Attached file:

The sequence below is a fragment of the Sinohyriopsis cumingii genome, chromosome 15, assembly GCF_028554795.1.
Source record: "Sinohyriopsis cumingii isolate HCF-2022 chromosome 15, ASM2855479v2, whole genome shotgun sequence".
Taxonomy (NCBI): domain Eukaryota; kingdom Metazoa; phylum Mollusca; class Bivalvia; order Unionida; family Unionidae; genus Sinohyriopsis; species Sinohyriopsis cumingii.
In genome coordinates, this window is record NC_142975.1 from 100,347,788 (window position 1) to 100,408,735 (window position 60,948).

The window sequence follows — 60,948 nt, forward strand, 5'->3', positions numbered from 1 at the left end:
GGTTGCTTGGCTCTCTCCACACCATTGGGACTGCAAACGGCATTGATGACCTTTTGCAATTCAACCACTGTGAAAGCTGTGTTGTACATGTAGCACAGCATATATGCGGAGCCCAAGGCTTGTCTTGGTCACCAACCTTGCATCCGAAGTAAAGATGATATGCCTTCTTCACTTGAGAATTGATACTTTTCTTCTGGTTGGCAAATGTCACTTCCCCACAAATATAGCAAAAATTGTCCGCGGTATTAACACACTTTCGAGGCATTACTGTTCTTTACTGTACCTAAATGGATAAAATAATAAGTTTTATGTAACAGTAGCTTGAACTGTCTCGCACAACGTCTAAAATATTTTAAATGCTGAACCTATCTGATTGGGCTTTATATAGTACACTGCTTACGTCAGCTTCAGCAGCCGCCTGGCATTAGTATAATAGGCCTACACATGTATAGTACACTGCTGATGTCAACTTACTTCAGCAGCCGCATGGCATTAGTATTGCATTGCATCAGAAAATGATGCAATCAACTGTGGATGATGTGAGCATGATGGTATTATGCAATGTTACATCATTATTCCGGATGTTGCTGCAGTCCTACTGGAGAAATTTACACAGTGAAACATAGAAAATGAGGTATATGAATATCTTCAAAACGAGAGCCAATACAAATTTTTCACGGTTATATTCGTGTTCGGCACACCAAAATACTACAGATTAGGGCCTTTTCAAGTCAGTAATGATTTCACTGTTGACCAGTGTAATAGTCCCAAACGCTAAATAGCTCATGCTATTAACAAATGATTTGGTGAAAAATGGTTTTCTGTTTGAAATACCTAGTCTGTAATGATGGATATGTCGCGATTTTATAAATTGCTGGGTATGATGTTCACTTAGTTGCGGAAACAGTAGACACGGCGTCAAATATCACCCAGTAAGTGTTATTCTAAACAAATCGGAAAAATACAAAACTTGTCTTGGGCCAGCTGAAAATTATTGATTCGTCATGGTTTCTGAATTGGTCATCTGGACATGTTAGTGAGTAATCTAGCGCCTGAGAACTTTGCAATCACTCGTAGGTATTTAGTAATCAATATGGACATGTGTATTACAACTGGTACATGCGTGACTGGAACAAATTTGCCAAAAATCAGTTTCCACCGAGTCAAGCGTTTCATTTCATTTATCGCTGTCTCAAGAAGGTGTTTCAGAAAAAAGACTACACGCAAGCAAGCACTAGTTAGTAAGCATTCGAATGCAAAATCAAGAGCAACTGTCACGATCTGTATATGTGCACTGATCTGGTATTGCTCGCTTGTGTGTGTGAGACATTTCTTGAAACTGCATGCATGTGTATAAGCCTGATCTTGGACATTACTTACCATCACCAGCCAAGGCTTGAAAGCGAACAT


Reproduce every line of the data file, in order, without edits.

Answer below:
The sequence below is a fragment of the Sinohyriopsis cumingii genome, chromosome 15, assembly GCF_028554795.1.
Source record: "Sinohyriopsis cumingii isolate HCF-2022 chromosome 15, ASM2855479v2, whole genome shotgun sequence".
Taxonomy (NCBI): domain Eukaryota; kingdom Metazoa; phylum Mollusca; class Bivalvia; order Unionida; family Unionidae; genus Sinohyriopsis; species Sinohyriopsis cumingii.
In genome coordinates, this window is record NC_142975.1 from 100,347,788 (window position 1) to 100,408,735 (window position 60,948).

The window sequence follows — 60,948 nt, forward strand, 5'->3', positions numbered from 1 at the left end:
GGTTGCTTGGCTCTCTCCACACCATTGGGACTGCAAACGGCATTGATGACCTTTTGCAATTCAACCACTGTGAAAGCTGTGTTGTACATGTAGCACAGCATATATGCGGAGCCCAAGGCTTGTCTTGGTCACCAACCTTGCATCCGAAGTAAAGATGATATGCCTTCTTCACTTGAGAATTGATACTTTTCTTCTGGTTGGCAAATGTCACTTCCCCACAAATATAGCAAAAATTGTCCGCGGTATTAACACACTTTCGAGGCATTACTGTTCTTTACTGTACCTAAATGGATAAAATAATAAGTTTTATGTAACAGTAGCTTGAACTGTCTCGCACAACGTCTAAAATATTTTAAATGCTGAACCTATCTGATTGGGCTTTATATAGTACACTGCTTACGTCAGCTTCAGCAGCCGCCTGGCATTAGTATAATAGGCCTACACATGTATAGTACACTGCTGATGTCAACTTACTTCAGCAGCCGCATGGCATTAGTATTGCATTGCATCAGAAAATGATGCAATCAACTGTGGATGATGTGAGCATGATGGTATTATGCAATGTTACATCATTATTCCGGATGTTGCTGCAGTCCTACTGGAGAAATTTACACAGTGAAACATAGAAAATGAGGTATATGAATATCTTCAAAACGAGAGCCAATACAAATTTTTCACGGTTATATTCGTGTTCGGCACACCAAAATACTACAGATTAGGGCCTTTTCAAGTCAGTAATGATTTCACTGTTGACCAGTGTAATAGTCCCAAACGCTAAATAGCTCATGCTATTAACAAATGATTTGGTGAAAAATGGTTTTCTGTTTGAAATACCTAGTCTGTAATGATGGATATGTCGCGATTTTATAAATTGCTGGGTATGATGTTCACTTAGTTGCGGAAACAGTAGACACGGCGTCAAATATCACCCAGTAAGTGTTATTCTAAACAAATCGGAAAAATACAAAACTTGTCTTGGGCCAGCTGAAAATTATTGATTCGTCATGGTTTCTGAATTGGTCATCTGGACATGTTAGTGAGTAATCTAGCGCCTGAGAACTTTGCAATCACTCGTAGGTATTTAGTAATCAATATGGACATGTGTATTACAACTGGTACATGCGTGACTGGAACAAATTTGCCAAAAATCAGTTTCCACCGAGTCAAGCGTTTCATTTCATTTATCGCTGTCTCAAGAAGGTGTTTCAGAAAAAAGACTACACGCAAGCAAGCACTAGTTAGTAAGCATTCGAATGCAAAATCAAGAGCAACTGTCACGATCTGTATATGTGCACTGATCTGGTATTGCTCGCTTGTGTGTGTGAGACATTTCTTGAAACTGCATGCATGTGTATAAGCCTGATCTTGGACATTACTTACCATCACCAGCCAAGGCTTGAAAGCGAACAT